search for something...

search for something you might like...

300 Words From London: Top Tips For Art Thieves

300 Words From London: Top Tips For Art Thieves

by Lake, Editor, London
first published: March, 2005
my best opportunity for an art heist was at Matisse's house in Nice

Tomoko Takahashi has filled the Serpentine Gallery with all manner of rubbish. Broken toys, scouring pads, board games, speak-and-spell machines, children's chairs... And I mean really filled it. Its piled high in there. There is so much stuff, so intricately arranged, that the assistants hand out little toy telescopes so that visitors can see it all up close.

It looks like chaos but of course its all about order.

To test this theory I'm thinking about going back and sending a few of my own little plastic soldiers on a mission behind the art frontline. I think Takahashi would spot them right off. I think that she knows every one of the 7600 pieces and exactly where it belongs. My plastic interlopers would be swiftly ejected into the Kensington grass.

Some think about giving while more take away. I just read that Robert Smithson's Spiral Jetty has been the object of much light-fingered appreciation since it resurfaced from the waters of drought hit Great Salt Lake. A lot of folk have a little piece of appropriated land art on their mantelpiece right now.

When I used to write for a glossier magazine than this I had the invite to the preview of the Jackson Pollock retrospective at the Tate. One weekday afternoon and I'm in the gallery with about a dozen other "critics" being lead around and droned at by some well-meaning guide. Next thing I know they have all wandered off and I'm left entirely on my own. I am inches from one of these huge paintings. I can touch it. I see a little lump of paint sticking out. A little spot. I could reach out and pick it off and have my own tiny pocket Pollock. Of course I don't.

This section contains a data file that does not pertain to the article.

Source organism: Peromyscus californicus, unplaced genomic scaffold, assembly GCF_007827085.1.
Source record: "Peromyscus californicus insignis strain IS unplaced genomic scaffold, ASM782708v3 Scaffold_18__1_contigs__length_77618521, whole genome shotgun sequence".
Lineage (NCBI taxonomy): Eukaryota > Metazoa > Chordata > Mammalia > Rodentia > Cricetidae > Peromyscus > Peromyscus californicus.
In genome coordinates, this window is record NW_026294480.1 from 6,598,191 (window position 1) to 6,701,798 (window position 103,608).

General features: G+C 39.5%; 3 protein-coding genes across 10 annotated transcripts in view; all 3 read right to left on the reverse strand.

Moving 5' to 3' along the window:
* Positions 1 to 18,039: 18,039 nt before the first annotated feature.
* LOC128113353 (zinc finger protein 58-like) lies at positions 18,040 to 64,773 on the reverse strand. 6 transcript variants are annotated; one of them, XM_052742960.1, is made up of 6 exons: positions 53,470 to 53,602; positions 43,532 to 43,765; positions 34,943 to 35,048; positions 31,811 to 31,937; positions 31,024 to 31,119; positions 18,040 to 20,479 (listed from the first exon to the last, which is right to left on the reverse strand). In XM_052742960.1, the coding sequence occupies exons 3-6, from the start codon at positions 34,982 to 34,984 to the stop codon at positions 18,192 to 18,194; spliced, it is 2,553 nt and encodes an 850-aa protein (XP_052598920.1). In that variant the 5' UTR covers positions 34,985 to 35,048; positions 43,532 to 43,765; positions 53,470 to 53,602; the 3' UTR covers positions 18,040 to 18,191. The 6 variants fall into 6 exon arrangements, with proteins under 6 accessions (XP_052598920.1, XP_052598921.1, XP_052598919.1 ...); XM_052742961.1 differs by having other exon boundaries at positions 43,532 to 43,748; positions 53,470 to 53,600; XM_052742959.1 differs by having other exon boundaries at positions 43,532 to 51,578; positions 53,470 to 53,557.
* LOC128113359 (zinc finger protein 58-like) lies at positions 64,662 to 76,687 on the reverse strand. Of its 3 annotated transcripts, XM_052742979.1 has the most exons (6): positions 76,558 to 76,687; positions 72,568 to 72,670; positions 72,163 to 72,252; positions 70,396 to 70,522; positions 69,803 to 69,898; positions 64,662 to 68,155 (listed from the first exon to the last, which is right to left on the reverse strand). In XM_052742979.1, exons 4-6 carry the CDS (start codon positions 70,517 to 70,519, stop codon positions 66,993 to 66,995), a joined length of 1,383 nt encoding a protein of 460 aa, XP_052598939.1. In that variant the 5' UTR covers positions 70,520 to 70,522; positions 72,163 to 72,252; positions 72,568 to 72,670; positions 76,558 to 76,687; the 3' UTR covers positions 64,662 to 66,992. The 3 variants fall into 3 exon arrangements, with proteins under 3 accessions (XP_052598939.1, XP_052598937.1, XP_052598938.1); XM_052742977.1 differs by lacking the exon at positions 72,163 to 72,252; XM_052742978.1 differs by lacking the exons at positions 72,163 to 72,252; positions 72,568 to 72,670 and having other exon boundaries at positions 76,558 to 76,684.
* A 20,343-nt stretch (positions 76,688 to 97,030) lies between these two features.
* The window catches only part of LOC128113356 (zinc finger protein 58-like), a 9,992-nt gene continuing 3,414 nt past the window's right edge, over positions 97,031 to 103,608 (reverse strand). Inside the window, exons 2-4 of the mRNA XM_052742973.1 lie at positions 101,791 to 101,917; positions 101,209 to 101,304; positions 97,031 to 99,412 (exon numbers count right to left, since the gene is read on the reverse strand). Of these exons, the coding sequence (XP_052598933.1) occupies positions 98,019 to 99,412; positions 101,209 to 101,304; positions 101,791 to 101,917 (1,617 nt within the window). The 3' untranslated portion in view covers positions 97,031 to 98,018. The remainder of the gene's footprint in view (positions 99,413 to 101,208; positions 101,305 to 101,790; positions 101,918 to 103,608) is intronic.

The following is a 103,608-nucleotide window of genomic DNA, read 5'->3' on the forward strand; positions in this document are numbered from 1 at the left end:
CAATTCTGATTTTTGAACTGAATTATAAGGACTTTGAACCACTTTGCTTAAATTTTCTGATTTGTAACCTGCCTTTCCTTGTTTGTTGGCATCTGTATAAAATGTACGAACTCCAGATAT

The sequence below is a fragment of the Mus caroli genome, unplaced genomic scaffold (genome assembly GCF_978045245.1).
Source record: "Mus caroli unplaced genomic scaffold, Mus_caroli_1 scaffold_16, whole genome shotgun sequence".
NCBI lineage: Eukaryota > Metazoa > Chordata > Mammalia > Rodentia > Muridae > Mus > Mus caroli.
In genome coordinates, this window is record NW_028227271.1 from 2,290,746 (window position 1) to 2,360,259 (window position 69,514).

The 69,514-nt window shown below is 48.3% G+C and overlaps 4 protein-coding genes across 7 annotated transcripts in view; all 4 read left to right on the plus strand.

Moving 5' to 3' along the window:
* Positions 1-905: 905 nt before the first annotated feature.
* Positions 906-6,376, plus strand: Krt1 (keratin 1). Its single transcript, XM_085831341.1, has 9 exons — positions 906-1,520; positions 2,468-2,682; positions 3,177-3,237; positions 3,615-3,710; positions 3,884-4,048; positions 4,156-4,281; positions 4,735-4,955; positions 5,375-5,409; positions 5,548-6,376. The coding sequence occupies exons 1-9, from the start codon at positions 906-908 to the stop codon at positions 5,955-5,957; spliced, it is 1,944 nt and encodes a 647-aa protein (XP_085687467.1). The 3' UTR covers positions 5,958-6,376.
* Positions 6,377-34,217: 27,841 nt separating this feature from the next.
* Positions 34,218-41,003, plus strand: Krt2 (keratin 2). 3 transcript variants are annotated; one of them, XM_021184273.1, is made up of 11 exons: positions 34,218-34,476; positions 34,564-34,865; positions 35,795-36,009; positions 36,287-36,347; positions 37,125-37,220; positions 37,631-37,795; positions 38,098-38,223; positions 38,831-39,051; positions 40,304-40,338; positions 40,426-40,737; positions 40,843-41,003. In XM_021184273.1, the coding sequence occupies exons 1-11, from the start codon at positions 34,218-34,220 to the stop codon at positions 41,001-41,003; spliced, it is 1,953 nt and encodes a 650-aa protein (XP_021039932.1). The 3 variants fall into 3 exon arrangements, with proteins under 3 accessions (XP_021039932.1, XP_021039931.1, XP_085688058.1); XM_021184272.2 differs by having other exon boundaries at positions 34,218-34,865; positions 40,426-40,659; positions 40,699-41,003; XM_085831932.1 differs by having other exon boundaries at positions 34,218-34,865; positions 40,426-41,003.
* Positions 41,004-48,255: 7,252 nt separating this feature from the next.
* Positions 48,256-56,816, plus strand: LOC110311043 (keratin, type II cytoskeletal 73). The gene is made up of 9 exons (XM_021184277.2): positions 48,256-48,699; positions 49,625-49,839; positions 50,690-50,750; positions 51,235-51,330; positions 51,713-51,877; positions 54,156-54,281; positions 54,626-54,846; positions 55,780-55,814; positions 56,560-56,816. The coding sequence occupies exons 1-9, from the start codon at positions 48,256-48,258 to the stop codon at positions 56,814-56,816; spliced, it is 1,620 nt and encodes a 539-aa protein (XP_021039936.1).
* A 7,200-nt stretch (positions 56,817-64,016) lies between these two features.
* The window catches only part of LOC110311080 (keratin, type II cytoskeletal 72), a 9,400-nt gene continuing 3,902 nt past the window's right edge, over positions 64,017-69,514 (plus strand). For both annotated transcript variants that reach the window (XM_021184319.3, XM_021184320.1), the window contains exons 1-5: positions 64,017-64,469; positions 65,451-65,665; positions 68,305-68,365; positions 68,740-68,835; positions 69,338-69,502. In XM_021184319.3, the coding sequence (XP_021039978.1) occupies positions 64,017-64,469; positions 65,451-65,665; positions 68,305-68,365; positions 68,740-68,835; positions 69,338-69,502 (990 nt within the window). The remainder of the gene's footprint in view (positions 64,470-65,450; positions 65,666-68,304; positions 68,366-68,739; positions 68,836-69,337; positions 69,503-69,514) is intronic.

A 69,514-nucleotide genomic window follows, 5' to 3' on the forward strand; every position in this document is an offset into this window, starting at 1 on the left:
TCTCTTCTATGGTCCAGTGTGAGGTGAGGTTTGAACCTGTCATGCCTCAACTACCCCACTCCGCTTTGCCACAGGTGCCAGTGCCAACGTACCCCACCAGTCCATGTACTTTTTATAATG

But my best opportunity for an art heist was at Matisse's house in Nice. In the park right next door they were sound-checking an outdoor stage for the Nice jazz festival and every time they played the bass the walls would shake and the motion sensors would set off the alarms in the galleries. The security guards were running from one room to the next as alarms went off all over. It would have been easy to slip one of the smaller paintings out of its frame. Now there's a pitch for Thomas Crown II.

Lake
Editor, London

Kirk Lake is a writer, musician and filmmaker. His published books include Mickey The Mimic (2015) and The Last Night of the Leamington Licker (2018). His films include the feature films Piercing Brightness (2014) and The World We Knew (2020) and a number of award winning shorts.


about Lake »»

my best opportunity for an art heist was at Matisse's house in Nice

OUTSIDELEFT week in music

view on youtube

RECENT STORIES

RANDOM READS

All About and Contributors

HELP OUTSIDELEFT

Outsideleft exists on a precarious no budget budget. We are interested in hearing from deep and deeper pocket types willing to underwrite our cultural vulture activity. We're not so interested in plastering your product all over our stories, but something more subtle and dignified for all parties concerned. Contact us and let's talk. [HELP OUTSIDELEFT]

WRITE FOR OUTSIDELEFT

If Outsideleft had arms they would always be wide open and welcoming to new writers and new ideas. If you've got something to say, something a small dank corner of the world needs to know about, a poem to publish, a book review, a short story, if you love music or the arts or anything else, write something about it and send it along. Of course we don't have anything as conformist as a budget here. But we'd love to see what you can do. Write for Outsideleft, do. [SUBMISSIONS FORM HERE]

outsideleft content is not for everyone